rusty old hand-forged square nails came next to create some tall grasses.  oh, and a tiny rusty moose acquired at a craft show or through etsy or somewhere no longer remembered.  i figured i'd really montana this fragment up a bit!

tadah!  a foundation of rust depiction is achieved!  now to liven this cloth up with some thread chanting and stitch sketching.  maybe some beads. a little piecing. who knows what all else will put in an appearance by the time this fragment is fully realized?!?

but for now...i am at peace with the direction it is taking and quietly enjoying the serene tableau...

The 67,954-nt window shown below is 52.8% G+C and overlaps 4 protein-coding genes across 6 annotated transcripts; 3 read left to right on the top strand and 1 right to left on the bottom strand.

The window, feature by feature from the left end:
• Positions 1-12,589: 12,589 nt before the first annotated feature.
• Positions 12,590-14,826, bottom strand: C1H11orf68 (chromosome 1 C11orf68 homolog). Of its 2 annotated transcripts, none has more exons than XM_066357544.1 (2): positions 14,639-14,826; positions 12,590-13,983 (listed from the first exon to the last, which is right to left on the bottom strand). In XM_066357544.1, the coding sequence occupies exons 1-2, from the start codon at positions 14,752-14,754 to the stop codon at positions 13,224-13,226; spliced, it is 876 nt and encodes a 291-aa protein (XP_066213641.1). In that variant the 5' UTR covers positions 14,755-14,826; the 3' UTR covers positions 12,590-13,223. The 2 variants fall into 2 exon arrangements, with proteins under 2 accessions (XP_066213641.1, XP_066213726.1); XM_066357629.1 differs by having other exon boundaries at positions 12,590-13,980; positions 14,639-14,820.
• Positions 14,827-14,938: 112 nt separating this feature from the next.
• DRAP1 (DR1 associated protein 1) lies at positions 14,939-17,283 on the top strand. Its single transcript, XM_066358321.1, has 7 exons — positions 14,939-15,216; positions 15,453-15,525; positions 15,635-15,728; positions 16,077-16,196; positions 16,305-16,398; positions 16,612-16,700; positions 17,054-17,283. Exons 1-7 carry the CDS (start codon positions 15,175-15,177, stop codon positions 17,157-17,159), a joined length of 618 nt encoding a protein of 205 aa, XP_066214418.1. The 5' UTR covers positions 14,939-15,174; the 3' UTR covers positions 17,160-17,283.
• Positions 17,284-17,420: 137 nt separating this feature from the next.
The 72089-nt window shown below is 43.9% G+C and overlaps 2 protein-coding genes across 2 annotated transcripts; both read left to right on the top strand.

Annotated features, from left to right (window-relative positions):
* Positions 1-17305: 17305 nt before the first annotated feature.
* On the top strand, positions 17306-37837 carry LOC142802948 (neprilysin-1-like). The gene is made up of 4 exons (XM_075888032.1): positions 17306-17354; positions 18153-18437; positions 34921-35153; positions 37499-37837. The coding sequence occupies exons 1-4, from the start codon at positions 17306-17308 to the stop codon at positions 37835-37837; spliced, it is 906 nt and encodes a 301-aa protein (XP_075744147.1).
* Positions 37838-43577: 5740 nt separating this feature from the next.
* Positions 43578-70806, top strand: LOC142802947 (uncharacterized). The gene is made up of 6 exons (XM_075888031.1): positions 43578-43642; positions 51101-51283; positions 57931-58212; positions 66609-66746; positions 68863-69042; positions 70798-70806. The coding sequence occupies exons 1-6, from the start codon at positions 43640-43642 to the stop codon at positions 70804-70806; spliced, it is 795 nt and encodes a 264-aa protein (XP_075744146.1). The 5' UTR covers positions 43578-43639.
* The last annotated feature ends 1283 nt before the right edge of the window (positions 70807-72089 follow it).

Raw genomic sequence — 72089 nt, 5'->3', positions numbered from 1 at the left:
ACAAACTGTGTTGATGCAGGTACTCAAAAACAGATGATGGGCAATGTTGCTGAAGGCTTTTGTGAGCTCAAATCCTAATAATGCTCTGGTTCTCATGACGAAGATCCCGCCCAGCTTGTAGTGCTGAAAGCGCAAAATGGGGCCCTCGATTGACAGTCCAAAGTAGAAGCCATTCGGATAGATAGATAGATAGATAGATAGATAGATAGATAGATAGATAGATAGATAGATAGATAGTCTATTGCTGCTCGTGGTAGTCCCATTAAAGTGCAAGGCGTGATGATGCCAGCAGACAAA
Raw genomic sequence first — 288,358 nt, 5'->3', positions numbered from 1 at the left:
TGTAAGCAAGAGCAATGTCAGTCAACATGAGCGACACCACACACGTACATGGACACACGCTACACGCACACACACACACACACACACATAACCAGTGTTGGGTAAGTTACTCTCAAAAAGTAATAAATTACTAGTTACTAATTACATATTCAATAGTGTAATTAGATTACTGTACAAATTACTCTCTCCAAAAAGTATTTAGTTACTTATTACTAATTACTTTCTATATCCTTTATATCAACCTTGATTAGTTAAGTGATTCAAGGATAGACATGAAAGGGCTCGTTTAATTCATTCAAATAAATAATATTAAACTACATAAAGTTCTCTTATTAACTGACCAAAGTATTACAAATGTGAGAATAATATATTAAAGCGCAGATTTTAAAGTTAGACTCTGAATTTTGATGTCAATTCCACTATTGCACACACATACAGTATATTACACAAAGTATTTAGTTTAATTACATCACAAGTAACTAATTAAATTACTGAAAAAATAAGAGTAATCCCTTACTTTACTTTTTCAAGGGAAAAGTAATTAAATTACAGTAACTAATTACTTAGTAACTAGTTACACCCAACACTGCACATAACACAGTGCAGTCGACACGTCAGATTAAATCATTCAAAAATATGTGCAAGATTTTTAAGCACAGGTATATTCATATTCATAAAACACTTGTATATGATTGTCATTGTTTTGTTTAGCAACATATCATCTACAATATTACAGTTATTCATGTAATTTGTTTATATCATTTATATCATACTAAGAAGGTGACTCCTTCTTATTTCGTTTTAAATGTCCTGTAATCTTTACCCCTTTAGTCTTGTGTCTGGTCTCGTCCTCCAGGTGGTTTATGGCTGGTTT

namaste'

Sunday, June 5, 2016

like alchemy...

"my work
is like a dialogue
between me and 
unseen powers,
like alchemy.'
-cai gua-qiang


delving into unknown territory today...  first "what if" was to rust dye in layers.  wrapped my salvage fragment around the band from an old whiskey cask to dye a large, summer moon.  once dyed, i dunked the fragment back into the vinegar water and then stretched it out on a plastic sheet and laid the metal tree cut out on it, smoothing the wet cloth gently to remove wrinkles and distortions, then carefully folded the fragment back onto itself to get the second tree image rusted in....all the while, being meticulous in keeping any part of the cloth off of the moon so as not to accidentally transfer the first image back into an unwanted area of the cloth.